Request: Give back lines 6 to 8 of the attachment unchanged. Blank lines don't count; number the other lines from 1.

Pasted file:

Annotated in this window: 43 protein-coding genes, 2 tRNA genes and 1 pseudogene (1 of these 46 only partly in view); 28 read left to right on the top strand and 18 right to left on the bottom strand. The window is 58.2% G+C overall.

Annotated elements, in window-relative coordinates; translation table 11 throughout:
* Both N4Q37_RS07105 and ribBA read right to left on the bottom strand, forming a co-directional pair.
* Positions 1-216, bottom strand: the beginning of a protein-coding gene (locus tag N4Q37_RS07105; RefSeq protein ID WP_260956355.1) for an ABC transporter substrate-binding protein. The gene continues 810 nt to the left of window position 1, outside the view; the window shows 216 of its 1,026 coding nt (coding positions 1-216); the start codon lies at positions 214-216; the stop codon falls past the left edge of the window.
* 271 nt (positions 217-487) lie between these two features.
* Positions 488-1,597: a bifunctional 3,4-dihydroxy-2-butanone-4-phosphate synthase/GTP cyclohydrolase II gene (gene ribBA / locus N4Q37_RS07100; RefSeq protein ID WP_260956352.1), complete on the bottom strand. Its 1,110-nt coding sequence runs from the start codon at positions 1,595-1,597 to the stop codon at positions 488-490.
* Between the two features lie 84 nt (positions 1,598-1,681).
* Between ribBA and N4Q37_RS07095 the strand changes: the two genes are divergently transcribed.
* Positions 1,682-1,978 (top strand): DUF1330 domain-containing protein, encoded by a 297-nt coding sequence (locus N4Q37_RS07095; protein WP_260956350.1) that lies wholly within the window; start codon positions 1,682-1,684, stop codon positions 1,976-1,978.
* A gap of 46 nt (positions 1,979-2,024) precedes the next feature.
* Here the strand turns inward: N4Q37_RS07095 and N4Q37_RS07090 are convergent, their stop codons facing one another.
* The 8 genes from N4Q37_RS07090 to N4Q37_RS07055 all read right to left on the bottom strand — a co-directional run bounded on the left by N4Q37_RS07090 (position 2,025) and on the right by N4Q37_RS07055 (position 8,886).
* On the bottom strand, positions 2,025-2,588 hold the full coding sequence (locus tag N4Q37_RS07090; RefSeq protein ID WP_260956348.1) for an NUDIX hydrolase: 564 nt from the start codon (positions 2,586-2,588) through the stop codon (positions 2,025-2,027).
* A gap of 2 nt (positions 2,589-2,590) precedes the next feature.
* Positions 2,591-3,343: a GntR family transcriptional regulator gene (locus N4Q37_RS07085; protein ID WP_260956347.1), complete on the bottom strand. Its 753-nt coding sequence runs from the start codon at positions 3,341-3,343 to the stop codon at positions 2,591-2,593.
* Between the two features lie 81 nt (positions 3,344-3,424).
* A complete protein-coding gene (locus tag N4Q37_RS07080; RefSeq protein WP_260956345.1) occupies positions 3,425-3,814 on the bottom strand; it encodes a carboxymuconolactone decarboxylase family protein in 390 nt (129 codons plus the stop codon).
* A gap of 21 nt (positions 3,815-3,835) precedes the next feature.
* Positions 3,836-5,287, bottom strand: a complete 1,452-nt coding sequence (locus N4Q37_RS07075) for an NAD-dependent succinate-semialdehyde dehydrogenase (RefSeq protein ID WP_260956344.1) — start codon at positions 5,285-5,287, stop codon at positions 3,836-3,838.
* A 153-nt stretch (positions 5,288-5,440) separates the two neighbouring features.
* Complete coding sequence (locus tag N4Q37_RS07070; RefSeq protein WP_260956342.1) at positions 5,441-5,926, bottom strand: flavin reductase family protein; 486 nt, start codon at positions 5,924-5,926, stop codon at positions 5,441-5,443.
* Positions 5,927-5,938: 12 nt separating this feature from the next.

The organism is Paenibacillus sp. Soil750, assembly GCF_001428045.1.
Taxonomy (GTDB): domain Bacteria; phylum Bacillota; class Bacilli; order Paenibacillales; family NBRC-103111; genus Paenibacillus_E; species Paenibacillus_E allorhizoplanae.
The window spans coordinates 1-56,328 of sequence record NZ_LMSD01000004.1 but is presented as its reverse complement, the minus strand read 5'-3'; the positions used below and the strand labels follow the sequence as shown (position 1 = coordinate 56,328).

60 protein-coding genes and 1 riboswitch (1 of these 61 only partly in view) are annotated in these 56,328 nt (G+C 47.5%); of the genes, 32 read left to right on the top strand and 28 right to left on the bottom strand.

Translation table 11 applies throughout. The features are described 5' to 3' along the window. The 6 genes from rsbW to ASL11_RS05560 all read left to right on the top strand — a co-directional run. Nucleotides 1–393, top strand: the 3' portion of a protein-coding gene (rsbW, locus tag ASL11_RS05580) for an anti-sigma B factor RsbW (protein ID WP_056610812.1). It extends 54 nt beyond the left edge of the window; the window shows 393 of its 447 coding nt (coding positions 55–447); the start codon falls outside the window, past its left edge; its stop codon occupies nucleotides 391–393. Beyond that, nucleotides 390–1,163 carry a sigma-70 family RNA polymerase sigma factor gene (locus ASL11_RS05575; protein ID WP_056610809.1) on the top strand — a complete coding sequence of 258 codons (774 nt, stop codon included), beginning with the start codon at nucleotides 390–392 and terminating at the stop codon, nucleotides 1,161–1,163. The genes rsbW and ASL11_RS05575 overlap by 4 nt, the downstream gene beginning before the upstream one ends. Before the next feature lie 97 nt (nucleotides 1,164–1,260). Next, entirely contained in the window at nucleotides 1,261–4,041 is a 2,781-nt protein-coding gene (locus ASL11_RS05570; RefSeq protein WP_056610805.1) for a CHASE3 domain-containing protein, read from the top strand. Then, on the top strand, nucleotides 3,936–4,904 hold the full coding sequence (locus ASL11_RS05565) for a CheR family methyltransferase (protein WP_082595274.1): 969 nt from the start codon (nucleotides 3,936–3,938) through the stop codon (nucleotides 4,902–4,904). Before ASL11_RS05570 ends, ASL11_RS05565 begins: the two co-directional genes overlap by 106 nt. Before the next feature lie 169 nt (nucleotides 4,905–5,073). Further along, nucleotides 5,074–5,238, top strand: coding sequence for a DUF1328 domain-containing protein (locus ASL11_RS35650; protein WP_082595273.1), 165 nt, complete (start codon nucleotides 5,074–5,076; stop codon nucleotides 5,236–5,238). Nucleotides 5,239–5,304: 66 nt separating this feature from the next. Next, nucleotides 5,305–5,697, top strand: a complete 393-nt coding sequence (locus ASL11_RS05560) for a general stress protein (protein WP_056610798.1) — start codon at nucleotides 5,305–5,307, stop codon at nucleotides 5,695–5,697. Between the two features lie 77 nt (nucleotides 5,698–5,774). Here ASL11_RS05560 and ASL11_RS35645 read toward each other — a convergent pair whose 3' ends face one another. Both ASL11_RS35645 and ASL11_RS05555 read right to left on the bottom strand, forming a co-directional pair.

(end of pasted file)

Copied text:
* Positions 488-1,597: a bifunctional 3,4-dihydroxy-2-butanone-4-phosphate synthase/GTP cyclohydrolase II gene (gene ribBA / locus N4Q37_RS07100; RefSeq protein ID WP_260956352.1), complete on the bottom strand. Its 1,110-nt coding sequence runs from the start codon at positions 1,595-1,597 to the stop codon at positions 488-490.
* Between the two features lie 84 nt (positions 1,598-1,681).
* Between ribBA and N4Q37_RS07095 the strand changes: the two genes are divergently transcribed.